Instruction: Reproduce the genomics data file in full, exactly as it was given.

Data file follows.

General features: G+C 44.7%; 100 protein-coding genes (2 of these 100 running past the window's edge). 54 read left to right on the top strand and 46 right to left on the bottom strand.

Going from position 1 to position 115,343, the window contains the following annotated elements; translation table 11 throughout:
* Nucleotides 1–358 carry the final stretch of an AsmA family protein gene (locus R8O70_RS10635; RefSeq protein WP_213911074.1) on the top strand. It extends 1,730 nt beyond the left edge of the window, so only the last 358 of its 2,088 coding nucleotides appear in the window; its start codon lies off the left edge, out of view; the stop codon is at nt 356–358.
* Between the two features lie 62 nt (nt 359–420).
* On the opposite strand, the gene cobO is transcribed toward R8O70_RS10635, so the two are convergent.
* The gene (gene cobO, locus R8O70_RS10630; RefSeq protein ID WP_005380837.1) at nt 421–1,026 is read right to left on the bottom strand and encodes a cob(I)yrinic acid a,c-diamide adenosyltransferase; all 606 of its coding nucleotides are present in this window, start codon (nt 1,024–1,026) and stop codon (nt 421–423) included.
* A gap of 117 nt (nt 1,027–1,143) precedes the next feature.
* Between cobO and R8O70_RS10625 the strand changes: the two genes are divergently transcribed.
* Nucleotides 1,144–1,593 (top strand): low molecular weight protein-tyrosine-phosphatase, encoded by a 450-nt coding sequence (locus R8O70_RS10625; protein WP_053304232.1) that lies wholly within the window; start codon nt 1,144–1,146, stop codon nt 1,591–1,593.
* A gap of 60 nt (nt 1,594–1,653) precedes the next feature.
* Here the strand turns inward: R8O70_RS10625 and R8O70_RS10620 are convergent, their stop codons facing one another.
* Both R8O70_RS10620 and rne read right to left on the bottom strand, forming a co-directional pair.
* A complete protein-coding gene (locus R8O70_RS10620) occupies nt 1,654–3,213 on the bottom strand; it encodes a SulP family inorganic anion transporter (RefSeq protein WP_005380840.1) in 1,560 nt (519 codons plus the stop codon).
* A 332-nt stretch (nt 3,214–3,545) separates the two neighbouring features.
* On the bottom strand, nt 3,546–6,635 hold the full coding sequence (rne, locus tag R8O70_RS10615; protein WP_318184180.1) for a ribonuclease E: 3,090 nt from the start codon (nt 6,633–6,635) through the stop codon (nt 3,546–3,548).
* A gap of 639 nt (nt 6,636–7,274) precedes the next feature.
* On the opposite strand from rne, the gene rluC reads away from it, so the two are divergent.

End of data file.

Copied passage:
General features: G+C 44.7%; 100 protein-coding genes (2 of these 100 running past the window's edge). 54 read left to right on the top strand and 46 right to left on the bottom strand.

Going from position 1 to position 115,343, the window contains the following annotated elements; translation table 11 throughout:
* Nucleotides 1–358 carry the final stretch of an AsmA family protein gene (locus R8O70_RS10635; RefSeq protein WP_213911074.1) on the top strand. It extends 1,730 nt beyond the left edge of the window, so only the last 358 of its 2,088 coding nucleotides appear in the window; its start codon lies off the left edge, out of view; the stop codon is at nt 356–358.
* Between the two features lie 62 nt (nt 359–420).
* On the opposite strand, the gene cobO is transcribed toward R8O70_RS10635, so the two are convergent.
* The gene (gene cobO, locus R8O70_RS10630; RefSeq protein ID WP_005380837.1) at nt 421–1,026 is read right to left on the bottom strand and encodes a cob(I)yrinic acid a,c-diamide adenosyltransferase; all 606 of its coding nucleotides are present in this window, start codon (nt 1,024–1,026) and stop codon (nt 421–423) included.
* A gap of 117 nt (nt 1,027–1,143) precedes the next feature.
* Between cobO and R8O70_RS10625 the strand changes: the two genes are divergently transcribed.
* Nucleotides 1,144–1,593 (top strand): low molecular weight protein-tyrosine-phosphatase, encoded by a 450-nt coding sequence (locus R8O70_RS10625; protein WP_053304232.1) that lies wholly within the window; start codon nt 1,144–1,146, stop codon nt 1,591–1,593.
* A gap of 60 nt (nt 1,594–1,653) precedes the next feature.
* Here the strand turns inward: R8O70_RS10625 and R8O70_RS10620 are convergent, their stop codons facing one another.
* Both R8O70_RS10620 and rne read right to left on the bottom strand, forming a co-directional pair.
* A complete protein-coding gene (locus R8O70_RS10620) occupies nt 1,654–3,213 on the bottom strand; it encodes a SulP family inorganic anion transporter (RefSeq protein WP_005380840.1) in 1,560 nt (519 codons plus the stop codon).
* A 332-nt stretch (nt 3,214–3,545) separates the two neighbouring features.
* On the bottom strand, nt 3,546–6,635 hold the full coding sequence (rne, locus tag R8O70_RS10615; protein WP_318184180.1) for a ribonuclease E: 3,090 nt from the start codon (nt 6,633–6,635) through the stop codon (nt 3,546–3,548).
* A gap of 639 nt (nt 6,636–7,274) precedes the next feature.
* On the opposite strand from rne, the gene rluC reads away from it, so the two are divergent.